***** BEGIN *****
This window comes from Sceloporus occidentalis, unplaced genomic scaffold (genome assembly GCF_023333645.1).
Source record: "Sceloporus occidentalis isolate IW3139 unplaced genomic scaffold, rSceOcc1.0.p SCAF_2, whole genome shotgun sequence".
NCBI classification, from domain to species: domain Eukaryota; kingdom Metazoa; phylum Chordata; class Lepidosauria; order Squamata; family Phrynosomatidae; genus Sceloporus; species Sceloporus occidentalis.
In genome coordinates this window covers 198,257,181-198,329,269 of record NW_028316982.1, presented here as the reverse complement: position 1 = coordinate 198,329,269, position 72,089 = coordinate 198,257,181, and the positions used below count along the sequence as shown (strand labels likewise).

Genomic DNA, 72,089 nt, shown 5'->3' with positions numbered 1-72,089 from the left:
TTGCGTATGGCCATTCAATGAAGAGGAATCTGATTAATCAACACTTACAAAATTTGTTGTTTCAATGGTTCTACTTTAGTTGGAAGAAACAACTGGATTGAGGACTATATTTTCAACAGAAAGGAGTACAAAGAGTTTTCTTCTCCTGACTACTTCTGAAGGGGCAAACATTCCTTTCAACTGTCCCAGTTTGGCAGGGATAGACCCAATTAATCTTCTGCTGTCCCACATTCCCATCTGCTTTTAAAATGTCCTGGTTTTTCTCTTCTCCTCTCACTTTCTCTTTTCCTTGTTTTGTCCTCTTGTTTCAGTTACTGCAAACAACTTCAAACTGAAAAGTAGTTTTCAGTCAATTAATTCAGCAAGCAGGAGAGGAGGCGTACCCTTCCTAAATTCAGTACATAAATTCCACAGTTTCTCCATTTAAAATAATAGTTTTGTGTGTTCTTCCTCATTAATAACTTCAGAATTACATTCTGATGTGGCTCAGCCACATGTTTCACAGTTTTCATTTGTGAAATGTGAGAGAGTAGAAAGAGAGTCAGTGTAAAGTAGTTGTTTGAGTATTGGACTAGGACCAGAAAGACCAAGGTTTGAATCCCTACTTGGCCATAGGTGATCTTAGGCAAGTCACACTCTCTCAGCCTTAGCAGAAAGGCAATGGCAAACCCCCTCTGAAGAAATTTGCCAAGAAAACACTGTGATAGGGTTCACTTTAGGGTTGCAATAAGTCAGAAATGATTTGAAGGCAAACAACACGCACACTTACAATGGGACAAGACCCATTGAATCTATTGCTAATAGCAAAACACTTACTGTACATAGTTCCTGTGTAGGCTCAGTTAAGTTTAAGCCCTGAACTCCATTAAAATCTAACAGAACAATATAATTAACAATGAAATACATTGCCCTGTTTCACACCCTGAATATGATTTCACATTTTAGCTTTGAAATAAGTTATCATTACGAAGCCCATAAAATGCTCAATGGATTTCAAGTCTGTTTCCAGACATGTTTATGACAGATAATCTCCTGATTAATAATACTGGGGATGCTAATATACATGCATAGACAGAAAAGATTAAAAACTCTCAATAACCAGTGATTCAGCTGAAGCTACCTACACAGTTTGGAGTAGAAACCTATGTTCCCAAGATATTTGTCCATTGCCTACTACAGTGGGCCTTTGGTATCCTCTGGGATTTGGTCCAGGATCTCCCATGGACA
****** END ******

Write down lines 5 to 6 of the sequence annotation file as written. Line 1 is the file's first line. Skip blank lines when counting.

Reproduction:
Genomic DNA, 72,089 nt, shown 5'->3' with positions numbered 1-72,089 from the left:
TTGCGTATGGCCATTCAATGAAGAGGAATCTGATTAATCAACACTTACAAAATTTGTTGTTTCAATGGTTCTACTTTAGTTGGAAGAAACAACTGGATTGAGGACTATATTTTCAACAGAAAGGAGTACAAAGAGTTTTCTTCTCCTGACTACTTCTGAAGGGGCAAACATTCCTTTCAACTGTCCCAGTTTGGCAGGGATAGACCCAATTAATCTTCTGCTGTCCCACATTCCCATCTGCTTTTAAAATGTCCTGGTTTTTCTCTTCTCCTCTCACTTTCTCTTTTCCTTGTTTTGTCCTCTTGTTTCAGTTACTGCAAACAACTTCAAACTGAAAAGTAGTTTTCAGTCAATTAATTCAGCAAGCAGGAGAGGAGGCGTACCCTTCCTAAATTCAGTACATAAATTCCACAGTTTCTCCATTTAAAATAATAGTTTTGTGTGTTCTTCCTCATTAATAACTTCAGAATTACATTCTGATGTGGCTCAGCCACATGTTTCACAGTTTTCATTTGTGAAATGTGAGAGAGTAGAAAGAGAGTCAGTGTAAAGTAGTTGTTTGAGTATTGGACTAGGACCAGAAAGACCAAGGTTTGAATCCCTACTTGGCCATAGGTGATCTTAGGCAAGTCACACTCTCTCAGCCTTAGCAGAAAGGCAATGGCAAACCCCCTCTGAAGAAATTTGCCAAGAAAACACTGTGATAGGGTTCACTTTAGGGTTGCAATAAGTCAGAAATGATTTGAAGGCAAACAACACGCACACTTACAATGGGACAAGACCCATTGAATCTATTGCTAATAGCAAAACACTTACTGTACATAGTTCCTGTGTAGGCTCAGTTAAGTTTAAGCCCTGAACTCCATTAAAATCTAACAGAACAATATAATTAACAATGAAATACATTGCCCTGTTTCACACCCTGAATATGATTTCACATTTTAGCTTTGAAATAAGTTATCATTACGAAGCCCATAAAATGCTCAATGGATTTCAAGTCTGTTTCCAGACATGTTTATGACAGATAATCTCCTGATTAATAATACTGGGGATGCTAATATACATGCATAGACAGAAAAGATTAAAAACTCTCAATAACCAGTGATTCAGCTGAAGCTACCTACACAGTTTGGAGTAGAAACCTATGTTCCCAAGATATTTGTCCATTGCCTACTACAGTGGGCCTTTGGTATCCTCTGGGATTTGGTCCAGGATCTCCCATGGACA